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16 April 2018

Denmark: successful labour market integration policy attacked by populists

A labour market integration scheme, created after the social partners and the government came to a tripartite agreement, is seriously under threat. The scheme that helps refugees to find paid work combines vocational training and internship and leads to substantial savings for municipalities. The populist party wants to get rid of the program in exchange for its support to tax cut proposals.

The social partners and the government agreed in 2016 to create a work-based training programme for refugees (integrationsgrunduddannelse or IGU). At the beginning, the take-up has been slow. However, after an initial period, a rising inflow of refugees in integrative training programmes in companies was realised. Almost 500 more refugees found an IGU-job during the first six months of 2017. The social partners expressed their satisfaction after one year of functioning. They are convinced that, within another year, many more refugees will be enrolled in the integrative vocational training programme.

The 3-years integrative vocational training programme allows refugees to enter the labour market by means of traineeships in companies. IGU combines a traineeship and vocational training with language skills’ upgrading and should guide refugees into active employment. The basic integration training module is a mixture of classroom training and participation at the workplace. The agreement provides more possibilities for companies to employ refugees without qualifications and with a level of low productivity, which are not subject to the minimum wage agreed by collective bargaining. Besides, a cash bonus scheme is introduced for private companies that employ refugees in ordinary non-subsidized employment.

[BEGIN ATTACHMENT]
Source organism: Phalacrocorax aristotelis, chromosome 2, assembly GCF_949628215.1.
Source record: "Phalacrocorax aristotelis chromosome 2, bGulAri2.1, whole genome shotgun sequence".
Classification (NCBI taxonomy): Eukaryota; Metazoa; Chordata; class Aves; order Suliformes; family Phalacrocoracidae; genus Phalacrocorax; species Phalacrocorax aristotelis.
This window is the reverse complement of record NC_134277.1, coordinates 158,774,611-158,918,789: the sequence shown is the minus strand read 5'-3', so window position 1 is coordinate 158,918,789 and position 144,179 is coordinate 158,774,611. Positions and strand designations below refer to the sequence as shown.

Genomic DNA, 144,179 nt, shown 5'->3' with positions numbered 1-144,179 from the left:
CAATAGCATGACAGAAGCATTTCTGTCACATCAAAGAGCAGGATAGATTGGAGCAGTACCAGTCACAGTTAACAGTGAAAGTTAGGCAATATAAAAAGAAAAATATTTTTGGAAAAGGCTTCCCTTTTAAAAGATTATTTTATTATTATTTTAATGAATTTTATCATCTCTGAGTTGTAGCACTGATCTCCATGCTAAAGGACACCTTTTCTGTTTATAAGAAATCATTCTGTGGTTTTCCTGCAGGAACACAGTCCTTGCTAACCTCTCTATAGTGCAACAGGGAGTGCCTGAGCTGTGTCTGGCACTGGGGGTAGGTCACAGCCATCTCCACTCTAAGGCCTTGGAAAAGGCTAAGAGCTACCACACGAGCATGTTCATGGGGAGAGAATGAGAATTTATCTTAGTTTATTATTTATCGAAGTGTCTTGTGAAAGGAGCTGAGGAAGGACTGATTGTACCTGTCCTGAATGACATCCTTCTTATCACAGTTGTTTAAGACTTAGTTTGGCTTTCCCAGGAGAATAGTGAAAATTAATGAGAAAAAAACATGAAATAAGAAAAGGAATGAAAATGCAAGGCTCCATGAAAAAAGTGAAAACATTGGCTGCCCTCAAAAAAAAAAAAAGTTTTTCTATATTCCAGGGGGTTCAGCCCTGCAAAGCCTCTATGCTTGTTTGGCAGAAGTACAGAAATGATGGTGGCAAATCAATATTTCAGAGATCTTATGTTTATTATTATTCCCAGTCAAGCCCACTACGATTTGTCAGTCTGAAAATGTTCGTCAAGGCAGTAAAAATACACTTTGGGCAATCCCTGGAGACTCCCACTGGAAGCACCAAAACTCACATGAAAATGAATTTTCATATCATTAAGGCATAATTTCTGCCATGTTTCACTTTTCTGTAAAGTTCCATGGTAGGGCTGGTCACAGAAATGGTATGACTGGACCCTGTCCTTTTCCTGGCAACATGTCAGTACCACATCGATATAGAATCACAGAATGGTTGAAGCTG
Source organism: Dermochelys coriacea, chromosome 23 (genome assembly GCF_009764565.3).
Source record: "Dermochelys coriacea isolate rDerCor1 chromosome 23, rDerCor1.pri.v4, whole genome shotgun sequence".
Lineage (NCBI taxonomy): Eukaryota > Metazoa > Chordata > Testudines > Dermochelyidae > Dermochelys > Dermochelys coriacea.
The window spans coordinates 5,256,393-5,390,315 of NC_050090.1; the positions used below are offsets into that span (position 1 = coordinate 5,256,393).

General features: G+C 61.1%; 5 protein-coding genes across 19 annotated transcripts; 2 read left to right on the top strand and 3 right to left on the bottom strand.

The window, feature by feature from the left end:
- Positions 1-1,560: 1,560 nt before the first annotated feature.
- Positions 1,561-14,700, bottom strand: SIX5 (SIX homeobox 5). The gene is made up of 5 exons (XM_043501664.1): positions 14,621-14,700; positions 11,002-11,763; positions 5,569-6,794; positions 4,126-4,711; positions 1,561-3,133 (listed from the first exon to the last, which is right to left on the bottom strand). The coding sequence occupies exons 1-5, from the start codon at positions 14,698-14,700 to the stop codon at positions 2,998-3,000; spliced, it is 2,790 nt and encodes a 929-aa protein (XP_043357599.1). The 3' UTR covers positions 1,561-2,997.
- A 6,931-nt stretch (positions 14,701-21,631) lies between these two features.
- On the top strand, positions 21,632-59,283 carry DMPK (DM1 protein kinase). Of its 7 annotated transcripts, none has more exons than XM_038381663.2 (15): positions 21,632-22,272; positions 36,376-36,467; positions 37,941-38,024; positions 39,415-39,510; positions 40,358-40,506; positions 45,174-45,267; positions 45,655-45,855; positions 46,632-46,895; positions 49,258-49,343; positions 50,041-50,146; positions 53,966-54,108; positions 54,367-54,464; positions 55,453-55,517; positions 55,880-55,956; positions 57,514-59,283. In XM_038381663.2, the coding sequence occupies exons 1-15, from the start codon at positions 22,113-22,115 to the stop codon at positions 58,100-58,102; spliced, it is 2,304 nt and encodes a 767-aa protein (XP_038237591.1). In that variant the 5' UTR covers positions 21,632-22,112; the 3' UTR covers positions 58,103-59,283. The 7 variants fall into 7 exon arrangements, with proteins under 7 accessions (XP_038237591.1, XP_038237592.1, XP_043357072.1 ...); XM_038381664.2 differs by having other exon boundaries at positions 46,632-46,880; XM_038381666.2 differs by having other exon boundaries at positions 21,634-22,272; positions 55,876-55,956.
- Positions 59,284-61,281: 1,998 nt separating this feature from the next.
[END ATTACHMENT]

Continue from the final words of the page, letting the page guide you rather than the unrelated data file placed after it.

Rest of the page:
Recent assesments made clear that the IGU scheme offers considerable economic benefit for the country’s 92 municipalities. Cities earn substantial savings if refugees receive income through IGU rather than the state income payment for refugees. Although different employment schemes have different degrees of success, the IGU model is strong since private businesses are generally responsible for paying participants' wages.

Conservative parties, like the anti-immigration Danish People's party, have strongly criticised the scheme. The People’s party announced that they want the IGU-scheme to be cut from immigration provisions in exchange for its support of the government’s tax cut proposals.

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